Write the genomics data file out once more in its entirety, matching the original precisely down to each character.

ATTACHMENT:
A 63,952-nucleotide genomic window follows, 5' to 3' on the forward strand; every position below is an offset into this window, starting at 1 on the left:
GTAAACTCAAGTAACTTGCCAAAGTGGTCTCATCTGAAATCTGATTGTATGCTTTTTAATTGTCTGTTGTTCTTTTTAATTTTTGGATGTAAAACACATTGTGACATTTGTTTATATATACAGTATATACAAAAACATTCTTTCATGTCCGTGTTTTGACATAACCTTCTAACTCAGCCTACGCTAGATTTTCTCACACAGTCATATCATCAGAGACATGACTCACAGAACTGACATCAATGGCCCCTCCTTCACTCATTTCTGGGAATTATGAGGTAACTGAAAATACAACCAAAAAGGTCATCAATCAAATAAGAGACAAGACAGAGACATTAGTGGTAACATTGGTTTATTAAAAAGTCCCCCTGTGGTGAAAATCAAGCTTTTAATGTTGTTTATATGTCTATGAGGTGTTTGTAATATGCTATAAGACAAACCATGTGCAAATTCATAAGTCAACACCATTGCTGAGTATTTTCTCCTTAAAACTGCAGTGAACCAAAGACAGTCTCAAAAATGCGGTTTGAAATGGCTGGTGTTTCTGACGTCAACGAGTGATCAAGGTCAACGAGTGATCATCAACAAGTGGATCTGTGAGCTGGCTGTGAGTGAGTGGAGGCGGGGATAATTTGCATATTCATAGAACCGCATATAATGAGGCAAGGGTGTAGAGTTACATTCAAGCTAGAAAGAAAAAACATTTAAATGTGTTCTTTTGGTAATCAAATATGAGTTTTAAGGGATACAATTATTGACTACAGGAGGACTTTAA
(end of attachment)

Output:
A 63,952-nucleotide genomic window follows, 5' to 3' on the forward strand; every position below is an offset into this window, starting at 1 on the left:
GTAAACTCAAGTAACTTGCCAAAGTGGTCTCATCTGAAATCTGATTGTATGCTTTTTAATTGTCTGTTGTTCTTTTTAATTTTTGGATGTAAAACACATTGTGACATTTGTTTATATATACAGTATATACAAAAACATTCTTTCATGTCCGTGTTTTGACATAACCTTCTAACTCAGCCTACGCTAGATTTTCTCACACAGTCATATCATCAGAGACATGACTCACAGAACTGACATCAATGGCCCCTCCTTCACTCATTTCTGGGAATTATGAGGTAACTGAAAATACAACCAAAAAGGTCATCAATCAAATAAGAGACAAGACAGAGACATTAGTGGTAACATTGGTTTATTAAAAAGTCCCCCTGTGGTGAAAATCAAGCTTTTAATGTTGTTTATATGTCTATGAGGTGTTTGTAATATGCTATAAGACAAACCATGTGCAAATTCATAAGTCAACACCATTGCTGAGTATTTTCTCCTTAAAACTGCAGTGAACCAAAGACAGTCTCAAAAATGCGGTTTGAAATGGCTGGTGTTTCTGACGTCAACGAGTGATCAAGGTCAACGAGTGATCATCAACAAGTGGATCTGTGAGCTGGCTGTGAGTGAGTGGAGGCGGGGATAATTTGCATATTCATAGAACCGCATATAATGAGGCAAGGGTGTAGAGTTACATTCAAGCTAGAAAGAAAAAACATTTAAATGTGTTCTTTTGGTAATCAAATATGAGTTTTAAGGGATACAATTATTGACTACAGGAGGACTTTAA